I received this book thanks to Netgalley.
In the 1940s, during World War II, Japanese-Americans were forced to move to interment camps around the US while their constitutional rights were suspended, by a government that was supposedly fighting against fascism in Asia and Europe.This is a story set in one of those camps, Heart Mountain in Wyoming, and the people who were confined in there, whose inner conflict was caused for the feeling betrayal by their own country, for which they would have fight for if allowed, since most of them were born as US citizens and view themselves as Americans.
On the other hand, there are also characters from the nearby town and farms; men who aren’t allow to join the army for their physical disabilities, women running their farms alone, not knowing if their husbands are still alive, etc., addressing the war from many different points of view.
I was really shocked by the internment camps for the Japanese Americans, which I had never heard or read of, so I began this novel with enthusiasm, expecting to immerse myself in a great piece of historical fiction but, despite how much I wanted to like the book, I couldn’t connect with the characters – there are too many of them, each chapter told from every one’s perspective, and sometimes the plots aren’t relevant to the story. I first thought the author wanted to tell a story about the interactions between the camp people and the locals, but there are many secondary plots about local characters on their own, with things happening out of the blue for no purpose whatsoever. In the end, the only parts I enjoyed were the descriptions of the seasonable work with the cattle in the mountains, riding for days in that beautiful scenery.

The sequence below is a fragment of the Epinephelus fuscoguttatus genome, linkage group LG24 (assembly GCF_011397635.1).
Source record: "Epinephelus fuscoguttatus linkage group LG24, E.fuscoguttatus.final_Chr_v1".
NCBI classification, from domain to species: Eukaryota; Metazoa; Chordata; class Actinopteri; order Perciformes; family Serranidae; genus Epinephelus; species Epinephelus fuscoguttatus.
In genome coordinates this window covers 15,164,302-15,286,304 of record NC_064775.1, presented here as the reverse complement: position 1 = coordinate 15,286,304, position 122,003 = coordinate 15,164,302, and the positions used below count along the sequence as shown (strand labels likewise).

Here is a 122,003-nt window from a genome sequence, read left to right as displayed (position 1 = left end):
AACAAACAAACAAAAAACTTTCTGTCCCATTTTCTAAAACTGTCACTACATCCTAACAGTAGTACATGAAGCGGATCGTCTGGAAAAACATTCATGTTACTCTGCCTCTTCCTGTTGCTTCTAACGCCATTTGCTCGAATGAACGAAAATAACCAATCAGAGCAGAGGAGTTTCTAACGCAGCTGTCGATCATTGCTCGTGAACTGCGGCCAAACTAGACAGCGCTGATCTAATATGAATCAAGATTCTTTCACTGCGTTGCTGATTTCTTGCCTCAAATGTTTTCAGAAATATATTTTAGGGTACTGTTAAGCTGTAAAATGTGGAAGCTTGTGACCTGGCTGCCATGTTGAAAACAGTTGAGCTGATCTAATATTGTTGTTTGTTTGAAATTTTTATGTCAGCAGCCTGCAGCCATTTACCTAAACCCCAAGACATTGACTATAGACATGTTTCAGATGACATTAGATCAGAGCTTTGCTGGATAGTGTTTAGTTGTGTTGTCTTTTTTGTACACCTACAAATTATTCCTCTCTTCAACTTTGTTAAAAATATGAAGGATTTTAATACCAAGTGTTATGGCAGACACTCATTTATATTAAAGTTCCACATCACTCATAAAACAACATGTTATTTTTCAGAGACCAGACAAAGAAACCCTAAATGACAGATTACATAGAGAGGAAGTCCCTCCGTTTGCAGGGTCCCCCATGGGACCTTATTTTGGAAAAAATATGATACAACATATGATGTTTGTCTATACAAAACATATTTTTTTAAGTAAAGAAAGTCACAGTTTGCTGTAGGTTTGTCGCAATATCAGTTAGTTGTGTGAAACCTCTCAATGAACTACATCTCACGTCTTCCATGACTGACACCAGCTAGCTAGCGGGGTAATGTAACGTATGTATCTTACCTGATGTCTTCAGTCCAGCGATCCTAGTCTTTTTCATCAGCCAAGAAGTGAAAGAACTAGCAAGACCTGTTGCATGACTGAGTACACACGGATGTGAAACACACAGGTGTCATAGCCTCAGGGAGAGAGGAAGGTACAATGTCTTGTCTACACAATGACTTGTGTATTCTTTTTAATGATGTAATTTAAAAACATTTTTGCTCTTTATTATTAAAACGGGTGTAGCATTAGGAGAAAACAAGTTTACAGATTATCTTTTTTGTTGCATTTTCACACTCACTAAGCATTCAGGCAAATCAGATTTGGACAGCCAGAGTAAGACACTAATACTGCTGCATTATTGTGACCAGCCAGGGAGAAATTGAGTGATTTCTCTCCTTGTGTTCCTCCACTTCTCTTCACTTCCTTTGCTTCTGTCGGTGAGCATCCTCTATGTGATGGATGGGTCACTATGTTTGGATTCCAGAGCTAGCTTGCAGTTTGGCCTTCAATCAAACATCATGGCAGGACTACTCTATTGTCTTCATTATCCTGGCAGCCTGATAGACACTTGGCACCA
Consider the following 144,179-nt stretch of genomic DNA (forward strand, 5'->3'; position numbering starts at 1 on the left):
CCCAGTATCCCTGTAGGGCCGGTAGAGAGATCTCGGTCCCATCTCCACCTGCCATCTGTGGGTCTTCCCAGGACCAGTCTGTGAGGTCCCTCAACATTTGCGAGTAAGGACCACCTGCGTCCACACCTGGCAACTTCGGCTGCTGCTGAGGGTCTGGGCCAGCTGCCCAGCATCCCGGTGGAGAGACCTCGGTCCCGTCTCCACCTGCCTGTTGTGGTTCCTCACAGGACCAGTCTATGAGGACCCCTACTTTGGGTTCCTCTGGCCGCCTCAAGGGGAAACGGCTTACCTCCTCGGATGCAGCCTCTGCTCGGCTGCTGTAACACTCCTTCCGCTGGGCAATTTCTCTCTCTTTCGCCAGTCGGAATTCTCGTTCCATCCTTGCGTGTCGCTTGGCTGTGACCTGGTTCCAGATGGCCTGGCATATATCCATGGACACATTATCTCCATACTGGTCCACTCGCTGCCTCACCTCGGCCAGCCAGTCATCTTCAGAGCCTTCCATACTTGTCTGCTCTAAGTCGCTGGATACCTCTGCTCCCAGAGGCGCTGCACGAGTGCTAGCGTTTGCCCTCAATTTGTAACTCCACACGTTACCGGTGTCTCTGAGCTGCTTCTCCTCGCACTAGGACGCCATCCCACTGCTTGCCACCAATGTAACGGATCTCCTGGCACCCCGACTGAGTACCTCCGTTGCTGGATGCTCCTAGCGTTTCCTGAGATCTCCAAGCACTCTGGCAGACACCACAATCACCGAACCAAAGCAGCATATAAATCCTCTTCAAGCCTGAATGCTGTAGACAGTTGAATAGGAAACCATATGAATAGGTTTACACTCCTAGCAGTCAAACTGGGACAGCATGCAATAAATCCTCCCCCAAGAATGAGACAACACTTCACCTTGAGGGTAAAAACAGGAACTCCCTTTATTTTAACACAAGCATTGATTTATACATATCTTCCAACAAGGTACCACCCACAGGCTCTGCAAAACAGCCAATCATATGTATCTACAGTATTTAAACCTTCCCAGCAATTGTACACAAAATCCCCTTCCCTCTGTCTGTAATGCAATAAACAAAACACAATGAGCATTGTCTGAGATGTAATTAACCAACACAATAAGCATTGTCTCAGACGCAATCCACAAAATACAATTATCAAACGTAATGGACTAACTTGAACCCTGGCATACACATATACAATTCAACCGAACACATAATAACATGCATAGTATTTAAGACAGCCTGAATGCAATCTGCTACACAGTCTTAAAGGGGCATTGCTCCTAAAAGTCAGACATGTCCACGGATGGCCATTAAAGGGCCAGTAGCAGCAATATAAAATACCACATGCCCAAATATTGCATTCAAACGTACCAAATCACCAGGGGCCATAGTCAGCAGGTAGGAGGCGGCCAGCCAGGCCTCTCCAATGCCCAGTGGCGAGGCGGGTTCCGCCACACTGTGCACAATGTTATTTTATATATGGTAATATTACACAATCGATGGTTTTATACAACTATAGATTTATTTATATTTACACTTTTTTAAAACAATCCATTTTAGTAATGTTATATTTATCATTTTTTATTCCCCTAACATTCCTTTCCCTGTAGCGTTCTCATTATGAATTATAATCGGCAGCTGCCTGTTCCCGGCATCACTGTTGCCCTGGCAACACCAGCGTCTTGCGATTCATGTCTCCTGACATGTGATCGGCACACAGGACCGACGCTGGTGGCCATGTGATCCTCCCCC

So, as you would have guessed, I can’t recommend the book. There are too many characters and I haven’t really connected with their stories, regardless of the appeal the internment camps as a theme represent.
Published by Open Road Media